Introduction

The ultraportable, relatively low cost ASUS Eee PC made a big splash since its debut. Offered at a sub-$300 price point in its simplest configuration and available from a large number of distributors, including big consumer stores like Best Buy, the Eee has carved out a niche for inexpensive subnotebooks that other manufacturers are now rushing to help fill. Recently they've expanded their product line with a 4G model that includes Windows XP pre-installed and, astonishingly, lists at the same sticker price as the Linux version ($399). Once again, let's delve into the Eee and examine what the Windows XP environment does for us.

What do I get?

If you haven't seen our previous articles on the Eee, there are many additional product and screen shots in those reviews. Here, we will primarily focus on the differences due to the Windows XP operating system.

The hardware in the 4G and 4G XP is identical. However, this time around, ASUS has thrown a few more goodies in the box: a small optical mouse and a 4GB SDHC card for additional storage space.










What's this - warranty no longer "void if removed"?


Another minor tweak, as pointed out in the memory photo, is that the "Warranty void if removed" sticker over the access panel is gone, replaced with a rather useless "Eee PC" sticker. Other than that, the hardware and specifications are identical to the original 4G, and we won't rehash them here, other than some discussions of the processor later on.


P.S. The mouse glows…

Eee PC + Windows XP
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  • Nihility - Wednesday, April 23, 2008 - link

    What about batter tests of XP vs Linux? Considering what a mess there was with the reviewed EEE 900's this should be tested. Reply
  • Nihility - Wednesday, April 23, 2008 - link

    Not so much. I was hoping computers like the EEE and the OLPC would help push linux but all these companies are quickly finding that it's easier to just ship with windows. Your customers like it, your developers like it and it's already been tested and proven so that saves on RnD. Maybe they still will help push linux in the long run but it sure doesn't seem like it for now.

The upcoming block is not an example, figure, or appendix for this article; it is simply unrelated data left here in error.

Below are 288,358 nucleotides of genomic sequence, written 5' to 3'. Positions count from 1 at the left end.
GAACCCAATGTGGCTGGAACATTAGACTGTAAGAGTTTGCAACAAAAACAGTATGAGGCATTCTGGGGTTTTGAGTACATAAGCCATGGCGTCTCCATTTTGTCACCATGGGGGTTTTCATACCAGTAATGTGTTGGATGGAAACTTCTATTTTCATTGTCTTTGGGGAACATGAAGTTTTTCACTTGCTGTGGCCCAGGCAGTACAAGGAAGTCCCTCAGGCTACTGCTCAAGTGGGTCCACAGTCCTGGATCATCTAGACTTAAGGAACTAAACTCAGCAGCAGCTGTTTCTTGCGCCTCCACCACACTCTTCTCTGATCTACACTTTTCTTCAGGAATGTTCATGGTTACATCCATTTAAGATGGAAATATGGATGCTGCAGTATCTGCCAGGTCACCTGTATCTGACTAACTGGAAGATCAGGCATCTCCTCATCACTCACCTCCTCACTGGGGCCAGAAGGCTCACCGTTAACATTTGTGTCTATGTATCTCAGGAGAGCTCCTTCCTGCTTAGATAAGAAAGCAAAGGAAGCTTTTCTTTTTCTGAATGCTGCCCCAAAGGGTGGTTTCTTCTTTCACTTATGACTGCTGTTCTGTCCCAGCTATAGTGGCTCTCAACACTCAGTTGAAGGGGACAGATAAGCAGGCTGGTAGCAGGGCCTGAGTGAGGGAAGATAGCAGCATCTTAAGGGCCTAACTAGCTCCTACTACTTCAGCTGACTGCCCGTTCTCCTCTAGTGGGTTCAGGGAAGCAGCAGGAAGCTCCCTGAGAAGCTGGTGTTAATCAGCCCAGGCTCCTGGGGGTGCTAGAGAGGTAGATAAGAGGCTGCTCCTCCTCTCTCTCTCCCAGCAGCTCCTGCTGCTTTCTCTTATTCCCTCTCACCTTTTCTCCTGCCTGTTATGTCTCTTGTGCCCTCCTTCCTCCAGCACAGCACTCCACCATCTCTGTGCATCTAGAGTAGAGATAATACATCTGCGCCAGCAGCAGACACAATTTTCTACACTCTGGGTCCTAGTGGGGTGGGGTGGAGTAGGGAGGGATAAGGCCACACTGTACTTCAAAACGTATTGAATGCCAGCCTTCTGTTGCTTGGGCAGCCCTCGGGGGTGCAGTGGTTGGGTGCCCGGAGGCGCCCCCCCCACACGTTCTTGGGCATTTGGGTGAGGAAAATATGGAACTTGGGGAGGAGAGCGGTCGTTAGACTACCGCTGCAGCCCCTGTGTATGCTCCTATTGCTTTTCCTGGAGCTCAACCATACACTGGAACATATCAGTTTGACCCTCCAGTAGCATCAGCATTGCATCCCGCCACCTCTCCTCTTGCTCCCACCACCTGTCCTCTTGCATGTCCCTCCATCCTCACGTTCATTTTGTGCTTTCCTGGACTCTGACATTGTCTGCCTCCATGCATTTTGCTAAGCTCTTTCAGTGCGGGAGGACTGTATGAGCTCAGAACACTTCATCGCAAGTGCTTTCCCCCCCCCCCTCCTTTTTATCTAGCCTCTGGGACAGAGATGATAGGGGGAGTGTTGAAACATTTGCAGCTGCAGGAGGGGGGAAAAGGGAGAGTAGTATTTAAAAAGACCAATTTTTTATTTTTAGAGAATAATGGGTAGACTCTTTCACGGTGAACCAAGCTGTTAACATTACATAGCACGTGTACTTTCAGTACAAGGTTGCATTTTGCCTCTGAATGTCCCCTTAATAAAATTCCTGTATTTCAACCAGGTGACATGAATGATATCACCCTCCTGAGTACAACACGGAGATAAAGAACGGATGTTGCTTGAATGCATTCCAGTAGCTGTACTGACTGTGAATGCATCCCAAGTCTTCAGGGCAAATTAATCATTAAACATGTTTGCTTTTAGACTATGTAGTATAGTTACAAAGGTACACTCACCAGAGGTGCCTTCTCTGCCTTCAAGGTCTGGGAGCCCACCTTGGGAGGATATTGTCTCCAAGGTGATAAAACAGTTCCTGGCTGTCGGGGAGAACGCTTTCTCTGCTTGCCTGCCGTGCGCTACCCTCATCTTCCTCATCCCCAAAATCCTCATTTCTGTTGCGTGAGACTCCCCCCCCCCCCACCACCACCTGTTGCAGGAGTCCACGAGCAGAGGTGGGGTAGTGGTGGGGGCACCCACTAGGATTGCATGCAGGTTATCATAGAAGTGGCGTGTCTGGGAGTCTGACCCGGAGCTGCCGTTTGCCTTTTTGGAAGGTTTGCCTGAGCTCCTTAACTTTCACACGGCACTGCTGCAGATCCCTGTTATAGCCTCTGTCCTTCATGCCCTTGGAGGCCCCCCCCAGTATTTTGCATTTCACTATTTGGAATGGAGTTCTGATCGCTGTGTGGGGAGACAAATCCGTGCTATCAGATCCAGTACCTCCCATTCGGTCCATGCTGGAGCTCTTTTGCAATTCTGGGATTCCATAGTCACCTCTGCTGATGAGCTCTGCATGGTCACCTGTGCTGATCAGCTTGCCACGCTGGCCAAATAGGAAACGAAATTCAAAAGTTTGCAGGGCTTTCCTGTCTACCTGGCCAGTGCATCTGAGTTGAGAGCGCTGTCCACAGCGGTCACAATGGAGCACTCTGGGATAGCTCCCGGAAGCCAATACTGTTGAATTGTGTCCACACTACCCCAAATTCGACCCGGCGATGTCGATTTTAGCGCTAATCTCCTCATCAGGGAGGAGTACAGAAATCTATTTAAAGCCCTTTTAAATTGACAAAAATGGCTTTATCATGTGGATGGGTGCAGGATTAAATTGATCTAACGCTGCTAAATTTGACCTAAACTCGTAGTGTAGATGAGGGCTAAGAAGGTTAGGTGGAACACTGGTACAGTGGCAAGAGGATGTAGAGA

The EEE 900 with the bigger screen, even if it's more friendly to those older games it will come with a major drawback of even lower frame rates. Don't forget that. What the EEE needs is more power, for less power.
    Reply
  • turkeyjob - Wednesday, April 23, 2008 - link

    Microsoft recently posted a video to their Ch9 website, of work they'd done to reduce the disk footprint on smaller systems. They demonstrated fully functional XP AND Office-2003 installed in 1.2GB of disk, on an EEE Reply
  • amasephy - Wednesday, April 23, 2008 - link

    In regards to the Diablo 2 benchmark, the eeepc doing 25-30 fps is normal. D2 was capped at that for single player mode, which judging by the screenshots is how the game was benchmarked. More than likely it would perform better played on bnet. Reply
  • Matt Campbell - Wednesday, April 23, 2008 - link

    Good point - I did the Diablo II tests at the very end of the article (actually as an add-on after it was written) and didn't try multiplayer mode. Reply
  • 1up949 - Wednesday, April 23, 2008 - link

    I guess anything can be made to run anything if you cripple it enough... Reply
  • Sc4freak - Wednesday, April 23, 2008 - link

    There seems to be something funky going on with the page navigation in the article. 3 pages are named "Windows XP", and you can't go to a previous page from them. Reply
  • Matt Campbell - Wednesday, April 23, 2008 - link

    Thanks, fixed. Reply

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